Page 22 - Jewish Book Annual Volume 7 (1948-1949)

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other half over the case of one Jewish officer who had been un-
justly convicted of treason.
There is hardly a period in modern Jewish history more abound-
ing with revolutionary events than the thirty-odd years covered
catastrophe and survival
; a Jewish balance sheet, 1914-
1948 by Jacob Lestschinsky (N. Y., Institute of Jewish Affairs
of the World Jewish Congress, ’48). The various geographical,
economic, social, occupational changes which Jewish life had to
undergo in these eventful years are rapidly surveyed in its pages
by a competent hand.
The Jews of Yemen, in all likelihood, represent the oldest Jewish
community in the world with a history going back to the First
Captivity. They speak and write with an engaging simplicity.
Because social conditions and hatred of the Jews underwent little
change in that primitive Moslem country the tales of poverty,
persecution and miraculous interceptions reflect on the Jewish
position in Yemen today.
From the land of Sheba\
tales of the
Jews of Yemen collected and edited by Solomon D. Goitein
[translated by Christopher Fremantle] (N. Y., Schocken, 47״)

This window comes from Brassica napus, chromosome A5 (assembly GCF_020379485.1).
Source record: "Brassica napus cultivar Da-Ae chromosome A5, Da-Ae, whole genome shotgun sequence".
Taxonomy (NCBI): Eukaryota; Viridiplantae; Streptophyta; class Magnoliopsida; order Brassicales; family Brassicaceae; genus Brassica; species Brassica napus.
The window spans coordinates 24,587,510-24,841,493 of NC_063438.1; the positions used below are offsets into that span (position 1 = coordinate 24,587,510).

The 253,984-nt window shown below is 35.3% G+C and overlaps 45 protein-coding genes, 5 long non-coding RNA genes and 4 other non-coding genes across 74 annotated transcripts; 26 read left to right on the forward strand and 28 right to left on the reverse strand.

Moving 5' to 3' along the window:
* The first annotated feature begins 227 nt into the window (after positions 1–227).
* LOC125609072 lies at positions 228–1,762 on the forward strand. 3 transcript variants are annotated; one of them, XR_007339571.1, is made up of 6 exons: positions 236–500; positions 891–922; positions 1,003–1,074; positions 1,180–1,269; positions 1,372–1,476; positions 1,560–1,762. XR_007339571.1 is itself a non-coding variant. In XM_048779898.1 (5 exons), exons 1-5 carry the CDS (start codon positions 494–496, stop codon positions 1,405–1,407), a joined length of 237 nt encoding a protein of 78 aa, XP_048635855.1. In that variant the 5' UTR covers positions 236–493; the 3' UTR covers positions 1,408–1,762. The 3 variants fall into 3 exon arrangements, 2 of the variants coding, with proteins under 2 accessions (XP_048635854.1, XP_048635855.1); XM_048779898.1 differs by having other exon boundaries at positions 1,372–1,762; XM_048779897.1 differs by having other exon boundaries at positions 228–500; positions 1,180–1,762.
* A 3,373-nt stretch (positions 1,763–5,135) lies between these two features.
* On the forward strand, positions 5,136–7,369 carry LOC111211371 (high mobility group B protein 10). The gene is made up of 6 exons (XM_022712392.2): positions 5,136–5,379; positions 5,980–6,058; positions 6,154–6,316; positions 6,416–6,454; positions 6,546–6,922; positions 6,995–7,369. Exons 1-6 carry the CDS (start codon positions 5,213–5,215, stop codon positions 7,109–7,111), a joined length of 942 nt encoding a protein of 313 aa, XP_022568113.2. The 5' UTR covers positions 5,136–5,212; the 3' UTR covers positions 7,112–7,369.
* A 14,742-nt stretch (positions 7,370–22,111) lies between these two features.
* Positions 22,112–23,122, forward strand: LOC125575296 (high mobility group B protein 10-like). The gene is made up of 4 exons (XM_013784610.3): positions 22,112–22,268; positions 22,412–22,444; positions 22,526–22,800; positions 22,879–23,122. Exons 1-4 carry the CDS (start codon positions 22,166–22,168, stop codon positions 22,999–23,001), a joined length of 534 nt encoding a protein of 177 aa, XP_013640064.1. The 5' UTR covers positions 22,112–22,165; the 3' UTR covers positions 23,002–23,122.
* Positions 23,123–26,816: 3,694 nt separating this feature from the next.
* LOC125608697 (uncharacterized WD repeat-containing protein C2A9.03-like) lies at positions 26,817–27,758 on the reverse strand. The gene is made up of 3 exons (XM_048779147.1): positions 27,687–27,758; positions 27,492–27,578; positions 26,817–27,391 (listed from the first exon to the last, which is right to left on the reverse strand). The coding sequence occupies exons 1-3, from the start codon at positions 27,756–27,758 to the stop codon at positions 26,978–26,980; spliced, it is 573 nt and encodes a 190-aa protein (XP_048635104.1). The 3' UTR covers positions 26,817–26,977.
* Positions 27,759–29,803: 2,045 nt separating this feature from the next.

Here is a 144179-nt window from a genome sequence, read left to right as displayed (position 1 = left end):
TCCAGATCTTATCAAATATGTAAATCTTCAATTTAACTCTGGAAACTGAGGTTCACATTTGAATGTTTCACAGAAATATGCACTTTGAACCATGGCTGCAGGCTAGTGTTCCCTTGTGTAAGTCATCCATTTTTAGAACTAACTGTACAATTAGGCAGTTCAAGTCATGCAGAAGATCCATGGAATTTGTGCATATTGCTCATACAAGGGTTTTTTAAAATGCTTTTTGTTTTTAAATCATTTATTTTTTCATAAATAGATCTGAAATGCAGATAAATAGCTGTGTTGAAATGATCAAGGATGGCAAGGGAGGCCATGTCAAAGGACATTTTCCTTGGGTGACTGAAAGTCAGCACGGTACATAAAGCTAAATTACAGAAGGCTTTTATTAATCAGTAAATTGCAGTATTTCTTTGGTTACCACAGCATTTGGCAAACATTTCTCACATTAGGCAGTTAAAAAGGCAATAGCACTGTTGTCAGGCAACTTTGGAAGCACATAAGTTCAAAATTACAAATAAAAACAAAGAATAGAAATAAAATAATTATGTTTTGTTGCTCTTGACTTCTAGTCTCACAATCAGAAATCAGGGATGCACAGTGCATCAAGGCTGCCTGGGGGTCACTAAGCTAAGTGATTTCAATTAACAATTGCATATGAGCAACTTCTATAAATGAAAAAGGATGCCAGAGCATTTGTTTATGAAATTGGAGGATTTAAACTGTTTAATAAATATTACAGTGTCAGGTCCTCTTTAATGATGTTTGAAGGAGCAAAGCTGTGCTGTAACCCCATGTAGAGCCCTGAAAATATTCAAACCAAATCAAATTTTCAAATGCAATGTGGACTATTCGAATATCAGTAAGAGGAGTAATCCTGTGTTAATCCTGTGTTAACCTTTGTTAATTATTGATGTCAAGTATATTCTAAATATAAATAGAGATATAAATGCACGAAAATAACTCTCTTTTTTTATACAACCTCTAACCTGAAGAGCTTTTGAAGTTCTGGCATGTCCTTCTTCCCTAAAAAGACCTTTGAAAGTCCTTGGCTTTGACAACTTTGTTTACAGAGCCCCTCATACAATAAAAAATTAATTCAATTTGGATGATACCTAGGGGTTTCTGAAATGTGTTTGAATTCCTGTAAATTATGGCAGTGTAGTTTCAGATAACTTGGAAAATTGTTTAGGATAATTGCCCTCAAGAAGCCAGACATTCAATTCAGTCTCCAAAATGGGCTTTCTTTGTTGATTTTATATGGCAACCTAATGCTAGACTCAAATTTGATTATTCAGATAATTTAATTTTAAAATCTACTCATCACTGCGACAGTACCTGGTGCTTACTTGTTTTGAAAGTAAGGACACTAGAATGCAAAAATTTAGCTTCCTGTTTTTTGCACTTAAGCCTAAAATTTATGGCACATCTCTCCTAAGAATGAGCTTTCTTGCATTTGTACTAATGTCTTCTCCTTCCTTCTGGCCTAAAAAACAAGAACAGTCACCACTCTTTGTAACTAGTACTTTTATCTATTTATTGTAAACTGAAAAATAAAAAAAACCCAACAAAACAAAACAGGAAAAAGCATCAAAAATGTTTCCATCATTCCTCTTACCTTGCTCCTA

presents a charming collection of the folklore, legends, and songs —
a veritable miscellany of romance and history, grave and gay,
fiction and humor.
The year’s literary output includes a goodly number of publica-
tions dealing with aspects of American Jewish life. Outstanding
among them is the two-volume work entitled
American Jews in
World IVar I I ; the story offive hundredfifty thousandfighters
(N. Y.,
Dial, ’47). Based on data compiled with diligence and scrupulous
care by the Bureau of War Records of the National Jewish Wei-
fare Board, under the able direction of Dr. Samuel C. Kohs, it
represents a notable contribution to American Jewish historical
literature which will serve as an invaluable source for the study
of the role Jews played in the American armed forces during the
war. I t presents a comprehensive and enthralling sampling of
the achievements of individual Jews in all theatres and services.
While the first volume, written by I. Kaufman, offers readable
accounts of individual and collective Jewish heroism, the second
volume presents the “Honor Roll,” consisting of fairly complete
alphabetical lists, according to states, of Jewish participants in
the services as well as records of casualties and awards. These
lists are made up of names of men and women whose Jewish
identity was definitely established as a result of careful authenti-
cation. The term Jewish is apparently employed in its widest